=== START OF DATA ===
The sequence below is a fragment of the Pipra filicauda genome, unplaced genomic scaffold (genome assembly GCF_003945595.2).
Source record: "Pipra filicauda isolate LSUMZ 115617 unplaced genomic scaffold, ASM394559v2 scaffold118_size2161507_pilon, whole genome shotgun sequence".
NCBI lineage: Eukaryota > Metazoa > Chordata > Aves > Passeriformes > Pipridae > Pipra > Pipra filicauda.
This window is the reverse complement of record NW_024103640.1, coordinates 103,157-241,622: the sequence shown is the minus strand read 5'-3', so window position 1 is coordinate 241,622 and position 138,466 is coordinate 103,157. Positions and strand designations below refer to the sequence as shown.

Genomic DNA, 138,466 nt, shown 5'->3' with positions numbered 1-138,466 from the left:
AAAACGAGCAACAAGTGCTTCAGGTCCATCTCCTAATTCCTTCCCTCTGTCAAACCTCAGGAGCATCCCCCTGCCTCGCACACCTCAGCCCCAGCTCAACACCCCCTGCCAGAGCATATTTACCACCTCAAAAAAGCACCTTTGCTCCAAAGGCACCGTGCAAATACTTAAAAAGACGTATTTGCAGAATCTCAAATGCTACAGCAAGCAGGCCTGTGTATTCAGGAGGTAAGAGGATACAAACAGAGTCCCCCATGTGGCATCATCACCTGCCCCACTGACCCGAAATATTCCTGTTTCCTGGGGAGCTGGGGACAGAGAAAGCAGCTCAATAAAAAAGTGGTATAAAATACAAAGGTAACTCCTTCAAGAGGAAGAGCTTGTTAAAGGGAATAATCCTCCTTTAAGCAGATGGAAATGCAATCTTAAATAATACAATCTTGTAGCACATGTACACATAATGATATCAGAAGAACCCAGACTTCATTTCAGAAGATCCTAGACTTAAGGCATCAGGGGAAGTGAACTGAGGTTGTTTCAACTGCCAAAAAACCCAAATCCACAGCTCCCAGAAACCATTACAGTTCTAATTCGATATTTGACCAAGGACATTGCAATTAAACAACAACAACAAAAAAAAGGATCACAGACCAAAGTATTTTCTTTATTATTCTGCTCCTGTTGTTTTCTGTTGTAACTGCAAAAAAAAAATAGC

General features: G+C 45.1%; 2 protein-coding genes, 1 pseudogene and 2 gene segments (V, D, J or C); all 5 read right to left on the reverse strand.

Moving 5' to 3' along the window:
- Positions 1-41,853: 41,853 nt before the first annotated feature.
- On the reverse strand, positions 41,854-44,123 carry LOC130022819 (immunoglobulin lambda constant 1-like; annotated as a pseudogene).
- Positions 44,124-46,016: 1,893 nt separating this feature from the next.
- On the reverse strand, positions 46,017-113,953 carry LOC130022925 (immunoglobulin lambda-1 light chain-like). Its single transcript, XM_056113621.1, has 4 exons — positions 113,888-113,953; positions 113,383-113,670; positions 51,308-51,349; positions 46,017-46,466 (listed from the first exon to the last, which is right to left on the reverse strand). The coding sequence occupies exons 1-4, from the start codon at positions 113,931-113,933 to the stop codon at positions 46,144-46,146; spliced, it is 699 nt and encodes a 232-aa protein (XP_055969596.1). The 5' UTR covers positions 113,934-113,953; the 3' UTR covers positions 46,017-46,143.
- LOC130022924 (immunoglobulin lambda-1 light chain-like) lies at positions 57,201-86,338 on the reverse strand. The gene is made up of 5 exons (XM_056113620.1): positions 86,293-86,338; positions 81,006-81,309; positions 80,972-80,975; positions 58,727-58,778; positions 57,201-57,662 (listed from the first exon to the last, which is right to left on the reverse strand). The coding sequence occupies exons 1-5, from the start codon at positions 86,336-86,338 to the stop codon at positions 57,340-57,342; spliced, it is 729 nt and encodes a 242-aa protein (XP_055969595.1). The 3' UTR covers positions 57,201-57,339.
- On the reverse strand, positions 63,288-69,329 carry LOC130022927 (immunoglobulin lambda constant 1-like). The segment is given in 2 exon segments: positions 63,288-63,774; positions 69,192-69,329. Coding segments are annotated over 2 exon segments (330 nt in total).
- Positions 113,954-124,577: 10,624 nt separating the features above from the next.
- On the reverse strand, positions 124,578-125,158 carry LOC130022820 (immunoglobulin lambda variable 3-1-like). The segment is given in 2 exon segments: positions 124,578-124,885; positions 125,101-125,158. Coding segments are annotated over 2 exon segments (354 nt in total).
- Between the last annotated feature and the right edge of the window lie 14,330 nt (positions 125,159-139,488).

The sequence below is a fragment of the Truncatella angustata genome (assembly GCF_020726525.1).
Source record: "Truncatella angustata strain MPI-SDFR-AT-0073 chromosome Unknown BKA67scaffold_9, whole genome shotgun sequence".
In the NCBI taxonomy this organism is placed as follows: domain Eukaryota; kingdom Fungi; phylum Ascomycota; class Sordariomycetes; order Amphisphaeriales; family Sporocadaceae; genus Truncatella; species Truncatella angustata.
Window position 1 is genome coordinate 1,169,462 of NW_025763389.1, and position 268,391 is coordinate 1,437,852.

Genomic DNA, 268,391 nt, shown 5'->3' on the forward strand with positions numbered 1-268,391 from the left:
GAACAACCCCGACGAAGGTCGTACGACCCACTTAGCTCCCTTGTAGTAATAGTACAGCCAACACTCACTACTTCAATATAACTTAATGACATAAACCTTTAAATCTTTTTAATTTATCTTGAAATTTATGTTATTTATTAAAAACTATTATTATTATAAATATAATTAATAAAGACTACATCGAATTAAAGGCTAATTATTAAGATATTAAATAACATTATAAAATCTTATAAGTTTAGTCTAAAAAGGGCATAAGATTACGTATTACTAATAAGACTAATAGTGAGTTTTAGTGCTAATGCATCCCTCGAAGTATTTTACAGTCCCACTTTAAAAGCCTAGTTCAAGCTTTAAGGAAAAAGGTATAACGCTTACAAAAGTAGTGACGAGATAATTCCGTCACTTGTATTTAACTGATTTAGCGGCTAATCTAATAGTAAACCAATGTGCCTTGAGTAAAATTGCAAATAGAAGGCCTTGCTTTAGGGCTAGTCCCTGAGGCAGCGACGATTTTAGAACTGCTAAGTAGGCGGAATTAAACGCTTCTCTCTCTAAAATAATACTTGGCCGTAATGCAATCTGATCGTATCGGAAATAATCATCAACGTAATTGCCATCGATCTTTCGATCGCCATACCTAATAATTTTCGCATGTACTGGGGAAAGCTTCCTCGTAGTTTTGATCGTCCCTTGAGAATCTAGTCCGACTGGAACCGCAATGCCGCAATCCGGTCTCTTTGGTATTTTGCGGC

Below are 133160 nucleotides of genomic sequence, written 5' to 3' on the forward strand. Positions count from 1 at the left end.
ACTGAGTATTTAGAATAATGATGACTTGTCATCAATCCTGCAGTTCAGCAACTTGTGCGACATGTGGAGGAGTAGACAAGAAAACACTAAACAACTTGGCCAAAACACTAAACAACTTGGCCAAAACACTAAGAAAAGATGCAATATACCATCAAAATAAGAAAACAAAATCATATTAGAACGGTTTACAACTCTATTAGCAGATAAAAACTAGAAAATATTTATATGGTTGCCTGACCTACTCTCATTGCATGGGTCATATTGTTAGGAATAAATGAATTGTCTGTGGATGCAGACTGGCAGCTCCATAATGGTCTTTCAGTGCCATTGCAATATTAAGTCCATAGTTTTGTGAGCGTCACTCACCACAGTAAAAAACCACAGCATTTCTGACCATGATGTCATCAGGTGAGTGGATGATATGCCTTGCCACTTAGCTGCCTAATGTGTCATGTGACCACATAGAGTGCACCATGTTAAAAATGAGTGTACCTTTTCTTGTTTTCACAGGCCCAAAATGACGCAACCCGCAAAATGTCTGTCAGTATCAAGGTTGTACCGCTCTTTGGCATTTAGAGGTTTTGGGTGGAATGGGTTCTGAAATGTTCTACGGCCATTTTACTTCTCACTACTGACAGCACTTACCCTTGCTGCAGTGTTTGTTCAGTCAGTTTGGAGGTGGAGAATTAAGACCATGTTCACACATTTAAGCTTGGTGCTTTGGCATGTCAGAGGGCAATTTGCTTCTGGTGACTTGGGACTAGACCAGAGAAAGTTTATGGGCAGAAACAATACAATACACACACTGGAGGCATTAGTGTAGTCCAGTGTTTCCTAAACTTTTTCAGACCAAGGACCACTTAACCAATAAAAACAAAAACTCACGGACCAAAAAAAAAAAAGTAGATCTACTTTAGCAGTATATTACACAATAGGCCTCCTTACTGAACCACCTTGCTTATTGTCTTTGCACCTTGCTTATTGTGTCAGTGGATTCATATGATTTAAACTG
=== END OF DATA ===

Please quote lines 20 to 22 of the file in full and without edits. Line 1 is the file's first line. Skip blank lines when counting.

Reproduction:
In the NCBI taxonomy this organism is placed as follows: domain Eukaryota; kingdom Fungi; phylum Ascomycota; class Sordariomycetes; order Amphisphaeriales; family Sporocadaceae; genus Truncatella; species Truncatella angustata.
Window position 1 is genome coordinate 1,169,462 of NW_025763389.1, and position 268,391 is coordinate 1,437,852.

Genomic DNA, 268,391 nt, shown 5'->3' on the forward strand with positions numbered 1-268,391 from the left: